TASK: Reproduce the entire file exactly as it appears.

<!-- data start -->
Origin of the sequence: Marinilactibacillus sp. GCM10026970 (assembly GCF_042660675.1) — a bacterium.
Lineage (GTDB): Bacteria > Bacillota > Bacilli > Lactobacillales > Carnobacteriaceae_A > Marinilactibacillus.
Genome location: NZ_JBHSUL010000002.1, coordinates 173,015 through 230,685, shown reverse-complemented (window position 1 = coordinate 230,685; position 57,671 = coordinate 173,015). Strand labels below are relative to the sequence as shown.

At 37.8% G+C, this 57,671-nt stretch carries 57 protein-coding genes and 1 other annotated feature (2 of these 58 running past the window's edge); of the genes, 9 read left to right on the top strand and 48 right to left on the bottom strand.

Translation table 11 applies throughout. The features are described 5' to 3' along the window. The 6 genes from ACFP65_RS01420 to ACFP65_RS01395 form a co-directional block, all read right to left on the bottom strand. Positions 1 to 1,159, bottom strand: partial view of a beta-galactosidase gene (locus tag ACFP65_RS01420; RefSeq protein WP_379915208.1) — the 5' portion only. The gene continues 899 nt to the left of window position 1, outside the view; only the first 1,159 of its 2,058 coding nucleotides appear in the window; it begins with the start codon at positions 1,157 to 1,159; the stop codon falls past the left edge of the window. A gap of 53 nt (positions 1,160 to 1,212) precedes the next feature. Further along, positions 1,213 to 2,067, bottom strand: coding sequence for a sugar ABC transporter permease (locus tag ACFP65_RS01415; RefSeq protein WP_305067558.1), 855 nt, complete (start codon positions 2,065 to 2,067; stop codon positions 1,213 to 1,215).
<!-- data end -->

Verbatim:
Origin of the sequence: Marinilactibacillus sp. GCM10026970 (assembly GCF_042660675.1) — a bacterium.
Lineage (GTDB): Bacteria > Bacillota > Bacilli > Lactobacillales > Carnobacteriaceae_A > Marinilactibacillus.
Genome location: NZ_JBHSUL010000002.1, coordinates 173,015 through 230,685, shown reverse-complemented (window position 1 = coordinate 230,685; position 57,671 = coordinate 173,015). Strand labels below are relative to the sequence as shown.

At 37.8% G+C, this 57,671-nt stretch carries 57 protein-coding genes and 1 other annotated feature (2 of these 58 running past the window's edge); of the genes, 9 read left to right on the top strand and 48 right to left on the bottom strand.

Translation table 11 applies throughout. The features are described 5' to 3' along the window. The 6 genes from ACFP65_RS01420 to ACFP65_RS01395 form a co-directional block, all read right to left on the bottom strand. Positions 1 to 1,159, bottom strand: partial view of a beta-galactosidase gene (locus tag ACFP65_RS01420; RefSeq protein WP_379915208.1) — the 5' portion only. The gene continues 899 nt to the left of window position 1, outside the view; only the first 1,159 of its 2,058 coding nucleotides appear in the window; it begins with the start codon at positions 1,157 to 1,159; the stop codon falls past the left edge of the window. A gap of 53 nt (positions 1,160 to 1,212) precedes the next feature. Further along, positions 1,213 to 2,067, bottom strand: coding sequence for a sugar ABC transporter permease (locus tag ACFP65_RS01415; RefSeq protein WP_305067558.1), 855 nt, complete (start codon positions 2,065 to 2,067; stop codon positions 1,213 to 1,215).